“You’ve got to simplify your thinking,” K said. ”Take your brain off the horse. It isn’t a rest if you’re crouched over her waiting for her to react.”

I just couldn’t get it done.

**************************************************************************************************

It was my lesson day. Over time, lessons had changed from one afternoon a week, to all day affairs, to two days a week. I rode colts under K’s semi-careful eye, put a handle on stiff, boring horses he didn’t want to ride and in exchange was given the privilege of having K slap me into some kind of shape. He didn’t charge me anymore and no longer felt the need to treat me like a student.  I got yelled at and harassed like the rest of the help and loved it.

Today, a group of clients was showing up to work their horses and watch the progress on their futurity prospects. This was a fun bunch of people and normally I would be looking forward to the afternoon. But I was having trouble mustering up much enthusiasm.

My stomach wasn’t playing fair. It was gurgling, shifting around, and nailing me with periodic pokes and stabs. The results were so rough even the horses gave me odd looks while I cleaned that morning.

Horrifying sounds and the smells to match kept blasting or oozing from every available orifice. A thick, metallic slime had coated the back of my teeth and I was feeling a little woozy.
This had the makings of a bad go, so I hurried to get my horses loaded and head out to K’s. If this was going to lay me out, I wanted to get in as many hours in the saddle as possible while I still could.

I managed most of the day by staying downwind and sipping herbal tea from my water bottle. K gave me an odd look or two, but didn’t comment, and he didn’t make me work any extra, his usual reaction to even a hint of self-pity, so I felt like I was getting by.

Now this. All I had to do was be available for turn back, opening and closing gates, shagging cattle, bringing K a fresh horse or sitting on a spent one, no big thing. Unless of course every word spoken came with a noxious, deep, three-beer-burp, and every step up or down from the saddle, every lean, every shift, ended up with a rousing rendition of Symphony of the Dead Cats played with plenty of bass.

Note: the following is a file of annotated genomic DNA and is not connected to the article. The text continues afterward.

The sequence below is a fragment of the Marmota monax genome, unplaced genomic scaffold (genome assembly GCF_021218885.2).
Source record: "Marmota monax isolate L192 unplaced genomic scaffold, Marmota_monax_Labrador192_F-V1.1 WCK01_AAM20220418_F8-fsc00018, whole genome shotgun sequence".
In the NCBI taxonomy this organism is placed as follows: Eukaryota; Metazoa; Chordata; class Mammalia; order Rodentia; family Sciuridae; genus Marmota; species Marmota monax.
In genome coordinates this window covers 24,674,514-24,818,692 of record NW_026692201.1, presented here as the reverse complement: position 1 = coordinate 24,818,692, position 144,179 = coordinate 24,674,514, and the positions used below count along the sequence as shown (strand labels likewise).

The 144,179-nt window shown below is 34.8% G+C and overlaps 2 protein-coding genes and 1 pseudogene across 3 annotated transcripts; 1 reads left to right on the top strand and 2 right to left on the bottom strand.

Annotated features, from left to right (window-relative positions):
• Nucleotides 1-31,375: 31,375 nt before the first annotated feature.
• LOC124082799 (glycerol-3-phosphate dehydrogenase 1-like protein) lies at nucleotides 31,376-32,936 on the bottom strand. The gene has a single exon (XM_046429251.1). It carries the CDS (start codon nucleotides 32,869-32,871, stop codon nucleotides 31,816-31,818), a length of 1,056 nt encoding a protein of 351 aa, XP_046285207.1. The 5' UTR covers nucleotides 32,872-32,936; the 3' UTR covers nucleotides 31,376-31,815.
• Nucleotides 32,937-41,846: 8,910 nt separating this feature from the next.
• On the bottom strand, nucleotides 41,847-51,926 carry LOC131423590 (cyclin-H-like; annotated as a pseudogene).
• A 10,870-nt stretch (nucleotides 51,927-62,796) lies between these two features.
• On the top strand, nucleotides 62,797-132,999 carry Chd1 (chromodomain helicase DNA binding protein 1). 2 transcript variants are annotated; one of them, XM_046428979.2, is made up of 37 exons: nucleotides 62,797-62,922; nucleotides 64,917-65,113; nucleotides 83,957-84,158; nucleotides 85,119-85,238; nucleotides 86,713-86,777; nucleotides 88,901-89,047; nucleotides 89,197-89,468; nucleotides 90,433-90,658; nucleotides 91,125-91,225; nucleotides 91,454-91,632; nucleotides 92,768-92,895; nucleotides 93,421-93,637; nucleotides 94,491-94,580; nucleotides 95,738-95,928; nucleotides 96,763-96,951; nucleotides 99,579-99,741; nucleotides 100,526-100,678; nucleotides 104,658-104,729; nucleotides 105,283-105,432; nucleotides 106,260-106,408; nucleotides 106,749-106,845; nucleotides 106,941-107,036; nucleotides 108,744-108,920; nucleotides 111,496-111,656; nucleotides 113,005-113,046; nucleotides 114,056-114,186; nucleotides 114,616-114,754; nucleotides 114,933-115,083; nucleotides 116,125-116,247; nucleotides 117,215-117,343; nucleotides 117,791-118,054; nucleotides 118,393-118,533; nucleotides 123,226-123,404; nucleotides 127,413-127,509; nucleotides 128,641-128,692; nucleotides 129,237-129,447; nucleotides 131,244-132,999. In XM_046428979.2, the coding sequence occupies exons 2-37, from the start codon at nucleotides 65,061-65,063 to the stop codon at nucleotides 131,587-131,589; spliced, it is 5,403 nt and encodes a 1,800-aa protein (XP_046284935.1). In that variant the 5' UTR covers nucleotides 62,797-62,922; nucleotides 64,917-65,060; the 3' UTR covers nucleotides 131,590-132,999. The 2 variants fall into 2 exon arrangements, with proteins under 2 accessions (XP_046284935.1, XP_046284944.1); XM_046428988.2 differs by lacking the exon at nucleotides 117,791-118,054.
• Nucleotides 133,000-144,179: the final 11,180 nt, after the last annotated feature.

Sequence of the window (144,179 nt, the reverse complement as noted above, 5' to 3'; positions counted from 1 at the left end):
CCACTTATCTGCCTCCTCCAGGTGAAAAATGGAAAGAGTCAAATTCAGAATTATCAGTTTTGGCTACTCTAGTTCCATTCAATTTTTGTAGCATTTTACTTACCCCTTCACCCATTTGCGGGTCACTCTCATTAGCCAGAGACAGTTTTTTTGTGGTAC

The storm in my stomach kept building. Sweat dripped steadily into my eyes, trickled down the sides of my nose and off the end of my chin. I wiped my face with my coat sleeve and realized even my sweat stunk.

“Janet,” K said, “go ahead and take this one.”

Who me? I stared at him. I didn’t work cattle when he had clients. They did. I was counting on it.

I looked at the cow I had brought into the pen. She was fresh and new and I was supposed to have held her back. K didn’t want the clients to thrash on her and use her up.

He kept me pinned with his blue-eyed gaze, all wide-eyed innocence on the outside and pretty pissed off on the inside. I wondered how many times he had yelled to my unresponsive ears, “Not that one!” while I sorted her out and brought her in. I was so sunk in my misery I hadn’t heard a word.

Now he wanted me to ease her down the fence and make sure she was lightly run. Lord, he wanted finesse. Which meant focus? My stomach groaned louder than I did.

I went for it. Sonita was happy to go, unhappy when I wouldn’t let her crawl on top of the cow and create a wild show run.